Trump Tower on fire, no to President Pence

This 8 January 2018 video from New York City in the USA is called Firefighters respond to fire at Trump Tower.

From the Daily Telegraph in Britain today:

Fire at Trump Tower in New York

8 January 2018 • 12:43pm

Emergency services in New York were responding to a fire at the top of Trump Tower this morning, according to local media.

The New York Fire Department confirmed they were dealing with an incident, while pictures and video from the scene showed smoke billowing from the tower.

The fire reportedly started on the roof of the 58-storey tower on Fifth Avenue in Manhattan at about 7am this morning local time.

The President was in Washington at the time of the fire. His main residence is the White House, although he maintains a luxurious apartment in Trump Tower. The tower also houses a number of businesses.

The small fire was extinguished and there were no injuries reported, NBC News and CBS News said. The building was not evacuated.

From daily The Independent in Britain today:

One person suffered minor injuries while another was seriously injured, New York Fire Department said.

Extinguished soon, only two people with injuries. What a difference with the disastrous deathly fires in Grenfell Tower in London, and in the Bronx in New York City. Extremely probably in the luxurious Trump Tower a lot more was spent on fire safety measures like sprinklers than in housing for the not that rich.

By Patrick Martin in the USA:

The campaign over the “unfitness” of Donald Trump

8 January 2018

The publication of Michael Wolff’s insider account of the early months of the Trump administration, Fire and Fury, has become the occasion for a media firestorm powered by allegations that Trump is mentally unfit to be president. Media pundits and Democratic politicians have cited the book’s portrayal of Trump to claim that the president should be declared incompetent. The result of such a maneuver, in the unlikely event it could be accomplished, would be a President Mike Pence.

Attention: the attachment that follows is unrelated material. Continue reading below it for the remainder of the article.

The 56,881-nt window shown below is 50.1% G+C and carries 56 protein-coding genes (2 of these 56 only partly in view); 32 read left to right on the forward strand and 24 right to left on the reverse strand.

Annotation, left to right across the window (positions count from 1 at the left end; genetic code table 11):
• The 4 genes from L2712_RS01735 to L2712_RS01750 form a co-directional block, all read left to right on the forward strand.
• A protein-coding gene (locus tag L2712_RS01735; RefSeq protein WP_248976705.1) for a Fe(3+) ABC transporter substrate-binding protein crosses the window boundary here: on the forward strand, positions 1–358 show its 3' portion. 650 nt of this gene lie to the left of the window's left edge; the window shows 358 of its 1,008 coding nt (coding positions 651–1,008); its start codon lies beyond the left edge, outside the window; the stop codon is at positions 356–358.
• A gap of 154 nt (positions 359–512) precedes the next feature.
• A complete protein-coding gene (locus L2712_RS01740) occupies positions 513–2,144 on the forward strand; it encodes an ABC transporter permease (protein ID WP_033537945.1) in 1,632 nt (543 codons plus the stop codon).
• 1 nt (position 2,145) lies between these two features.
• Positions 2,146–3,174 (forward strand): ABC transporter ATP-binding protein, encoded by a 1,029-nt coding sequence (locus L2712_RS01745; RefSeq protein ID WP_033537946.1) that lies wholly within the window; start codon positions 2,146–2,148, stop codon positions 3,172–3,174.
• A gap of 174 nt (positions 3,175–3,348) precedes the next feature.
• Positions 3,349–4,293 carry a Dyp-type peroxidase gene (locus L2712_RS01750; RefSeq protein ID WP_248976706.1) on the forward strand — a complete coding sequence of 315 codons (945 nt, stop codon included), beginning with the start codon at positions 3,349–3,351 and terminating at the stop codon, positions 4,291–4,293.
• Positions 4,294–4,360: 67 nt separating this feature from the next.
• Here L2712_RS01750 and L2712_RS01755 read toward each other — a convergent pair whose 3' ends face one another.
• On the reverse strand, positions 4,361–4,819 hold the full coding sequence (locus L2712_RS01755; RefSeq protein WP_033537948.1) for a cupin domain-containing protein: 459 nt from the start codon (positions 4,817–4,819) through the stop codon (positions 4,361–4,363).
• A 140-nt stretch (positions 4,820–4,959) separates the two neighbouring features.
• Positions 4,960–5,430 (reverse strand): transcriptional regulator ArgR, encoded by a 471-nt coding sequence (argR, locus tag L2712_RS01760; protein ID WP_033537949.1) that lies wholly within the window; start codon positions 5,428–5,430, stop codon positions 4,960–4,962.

In his usual fashion, Trump added fuel to the fire. First came his heavy-handed threats against the author and the publisher, seeking to suppress the book, and his imprecations against former campaign manager and White House counselor Stephen Bannon, now head of the fascistic Breitbart News, who served as the principal source for Wolff. This was followed by imbecilic tweets in which Trump celebrated his supposed intellect, describing himself a “stable genius.”

Wolff’s Fire and Fury is typical of the gossipy fare produced by this longtime chronicler of the foibles (and fables) of the Manhattan upper class. Nothing in his account of the Trump White House comes as a shock. That the real estate con man and television reality show host is an egomaniacal blowhard with a short attention span and an aversion to reading is neither surprising nor remarkable. It does not distinguish Trump from thousands of other American CEOs.

The furor over the Wolff book is a continuation and extension of the efforts of the Democratic Party, backed by much of the media, to engineer Trump’s removal through the methods of Washington intrigue and scandal-mongering. The charges of mental “unfitness” supplement the ongoing campaign around the investigation headed by Special Counsel Robert Mueller into allegations of collusion between the Trump campaign and Russia during the 2016 elections.

Given the political configuration in the House and Senate, Trump’s Democratic opponents think it unlikely they can impeach him. They have increasingly focused on an alternate pathway, the 25th Amendment to the Constitution, which allows the vice president and a majority of the cabinet to remove a president deemed by them to be incapable of fulfilling his duties for reasons of health, including mental health.

In an appearance Sunday on the NBC News program “Meet the Press”, Wolff made clear the political purpose of his book, claiming that the 25th Amendment to the Constitution was the stuff of daily discussions within the Trump White House, with top aides commenting on whether a particular statement or action by the president would put them in “25th Amendment territory.”